Democrats insist Jerusalem omission in platform ‘not deliberate’
CHARLOTTE, North Carolina — A top Democratic official said Thursday that a decision to ditch a party policy naming Jerusalem as Israel’s capital, later ordered reversed by President Barack Obama, was not deliberate.
The official weighed in on a row which rattled the first two days of the Democratic National Convention in North Carolina, as delegates passed their platform — the list of policies to which the party is committed.
“The omission, despite what you might think, was not deliberate,” the official told reporters on condition of anonymity.
“Once it became public, the Republicans wanted to gin this up, but as soon as the president heard about it, he knew that wasn’t consistent with his personal views and he said put it back, and that’s what we did.”
Delegates had faced a torrent of Republican criticism and some from within the party after dropping pro-forma references to God and the party’s support for Jerusalem being recognized as the capital of Israel.
A campaign official told AFP that the president, who has been hammered by Republicans who see him as too tough on Israel, personally intervened to have language on Jerusalem, a feature of past party platforms, restored.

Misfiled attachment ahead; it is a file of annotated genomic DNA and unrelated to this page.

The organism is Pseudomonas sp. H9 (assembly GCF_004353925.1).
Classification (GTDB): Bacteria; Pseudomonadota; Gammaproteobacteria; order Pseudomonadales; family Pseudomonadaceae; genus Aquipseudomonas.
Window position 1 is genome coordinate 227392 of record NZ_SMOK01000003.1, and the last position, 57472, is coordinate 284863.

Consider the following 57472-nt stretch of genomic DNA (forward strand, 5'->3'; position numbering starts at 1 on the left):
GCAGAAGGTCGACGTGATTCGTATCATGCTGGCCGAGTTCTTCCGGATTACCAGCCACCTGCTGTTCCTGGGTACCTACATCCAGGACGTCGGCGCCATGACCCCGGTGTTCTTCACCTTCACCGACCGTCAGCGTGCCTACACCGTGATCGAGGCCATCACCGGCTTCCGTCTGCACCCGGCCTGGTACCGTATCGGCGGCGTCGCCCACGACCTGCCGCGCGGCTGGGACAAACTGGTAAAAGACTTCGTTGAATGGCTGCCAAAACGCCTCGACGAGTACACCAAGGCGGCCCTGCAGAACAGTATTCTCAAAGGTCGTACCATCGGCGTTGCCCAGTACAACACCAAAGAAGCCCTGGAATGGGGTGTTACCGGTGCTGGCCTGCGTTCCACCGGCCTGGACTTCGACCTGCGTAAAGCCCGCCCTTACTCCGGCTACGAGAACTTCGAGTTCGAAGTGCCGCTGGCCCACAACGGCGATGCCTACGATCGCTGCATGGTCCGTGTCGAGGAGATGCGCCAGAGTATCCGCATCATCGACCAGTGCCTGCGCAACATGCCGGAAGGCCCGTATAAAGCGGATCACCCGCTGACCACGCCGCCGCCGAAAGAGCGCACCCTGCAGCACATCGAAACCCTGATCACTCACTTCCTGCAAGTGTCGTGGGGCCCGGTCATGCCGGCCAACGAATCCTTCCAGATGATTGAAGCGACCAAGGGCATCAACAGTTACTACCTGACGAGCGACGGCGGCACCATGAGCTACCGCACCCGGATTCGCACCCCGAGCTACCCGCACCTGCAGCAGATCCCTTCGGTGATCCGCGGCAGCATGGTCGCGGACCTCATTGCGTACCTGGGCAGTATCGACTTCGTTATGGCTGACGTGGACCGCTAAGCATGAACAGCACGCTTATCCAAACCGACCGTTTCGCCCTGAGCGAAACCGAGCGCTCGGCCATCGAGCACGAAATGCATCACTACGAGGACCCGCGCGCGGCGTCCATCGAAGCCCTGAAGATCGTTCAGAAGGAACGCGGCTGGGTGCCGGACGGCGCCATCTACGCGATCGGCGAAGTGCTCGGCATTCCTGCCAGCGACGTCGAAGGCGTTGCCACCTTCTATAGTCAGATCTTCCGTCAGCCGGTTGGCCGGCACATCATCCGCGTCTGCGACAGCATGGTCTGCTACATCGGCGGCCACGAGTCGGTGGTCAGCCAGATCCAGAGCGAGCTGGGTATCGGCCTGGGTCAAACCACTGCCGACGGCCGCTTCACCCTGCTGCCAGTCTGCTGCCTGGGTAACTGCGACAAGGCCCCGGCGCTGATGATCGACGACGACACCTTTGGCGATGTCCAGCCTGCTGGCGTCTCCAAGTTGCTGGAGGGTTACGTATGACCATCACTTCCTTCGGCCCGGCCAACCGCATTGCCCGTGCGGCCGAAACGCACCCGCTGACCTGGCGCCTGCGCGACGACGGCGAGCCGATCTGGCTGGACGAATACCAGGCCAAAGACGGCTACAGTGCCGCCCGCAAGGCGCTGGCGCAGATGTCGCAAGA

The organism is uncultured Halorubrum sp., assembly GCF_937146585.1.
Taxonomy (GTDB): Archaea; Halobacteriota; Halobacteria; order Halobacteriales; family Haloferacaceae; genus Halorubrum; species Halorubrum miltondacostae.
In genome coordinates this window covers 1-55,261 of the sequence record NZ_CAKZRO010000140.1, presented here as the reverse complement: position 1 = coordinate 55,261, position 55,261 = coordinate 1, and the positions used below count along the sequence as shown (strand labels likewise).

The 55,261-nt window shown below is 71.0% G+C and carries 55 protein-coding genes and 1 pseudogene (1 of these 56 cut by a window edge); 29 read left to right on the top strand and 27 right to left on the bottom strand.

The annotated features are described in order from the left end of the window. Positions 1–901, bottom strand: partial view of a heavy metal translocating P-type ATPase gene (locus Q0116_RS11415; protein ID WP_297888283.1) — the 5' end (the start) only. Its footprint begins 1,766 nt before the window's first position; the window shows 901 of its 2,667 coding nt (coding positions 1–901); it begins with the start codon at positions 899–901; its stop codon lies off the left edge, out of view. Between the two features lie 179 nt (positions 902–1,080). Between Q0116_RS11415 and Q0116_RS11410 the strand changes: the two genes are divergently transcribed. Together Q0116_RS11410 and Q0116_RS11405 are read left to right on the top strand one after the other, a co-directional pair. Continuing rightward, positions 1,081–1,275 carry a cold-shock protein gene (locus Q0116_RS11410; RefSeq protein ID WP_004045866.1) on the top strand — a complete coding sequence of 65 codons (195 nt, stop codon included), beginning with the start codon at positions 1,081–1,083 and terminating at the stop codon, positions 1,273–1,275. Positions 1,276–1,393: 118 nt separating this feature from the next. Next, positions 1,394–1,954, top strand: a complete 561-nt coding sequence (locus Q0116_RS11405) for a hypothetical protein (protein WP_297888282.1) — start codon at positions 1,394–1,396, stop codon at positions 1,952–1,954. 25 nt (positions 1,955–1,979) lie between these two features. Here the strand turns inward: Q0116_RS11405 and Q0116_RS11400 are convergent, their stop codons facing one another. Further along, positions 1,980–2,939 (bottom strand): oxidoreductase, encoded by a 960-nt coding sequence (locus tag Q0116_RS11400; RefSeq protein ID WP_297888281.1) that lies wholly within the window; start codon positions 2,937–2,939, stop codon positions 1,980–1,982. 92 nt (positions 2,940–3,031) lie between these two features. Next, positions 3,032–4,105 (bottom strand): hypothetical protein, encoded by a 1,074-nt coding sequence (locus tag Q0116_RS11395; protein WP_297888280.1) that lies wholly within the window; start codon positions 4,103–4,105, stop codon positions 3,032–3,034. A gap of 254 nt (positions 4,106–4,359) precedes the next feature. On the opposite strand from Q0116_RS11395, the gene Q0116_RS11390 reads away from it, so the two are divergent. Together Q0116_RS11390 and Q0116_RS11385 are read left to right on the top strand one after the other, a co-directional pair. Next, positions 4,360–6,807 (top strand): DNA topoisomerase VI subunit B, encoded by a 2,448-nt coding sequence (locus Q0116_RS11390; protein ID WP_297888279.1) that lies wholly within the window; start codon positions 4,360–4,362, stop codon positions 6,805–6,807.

The move appeared to anger many delegates in the convention hall on Wednesday.
Since 1992, Democrats have stated unequivocally that “Jerusalem is the capital of Israel,” but the US embassy remains in Tel Aviv pending an agreement between the Israelis and the Palestinians on “final status” issues.
Presidents, including Obama, grant annual waivers to a law requiring the US embassy to be moved to Jerusalem.
The State Department made clear on Thursday that whatever the Democratic Party platform might say, US foreign policy had not changed.
“Long-standing administration policy, both in this administration and in previous administrations across both parties, is that the status of Jerusalem is an issue that should be resolved in final status negotiations between Israelis and Palestinians,” a spokesman, Patrick Ventrell, said.
“You know what the position is. It hasn’t changed for decades,” Ventrell said, when pressed by journalists to say which city — Tel Aviv or Jerusalem — was considered the Israeli capital.
Thanks in large part to the influence of Jewish voters in key battleground states like Florida, relations with Israel are a hot button issue in US elections.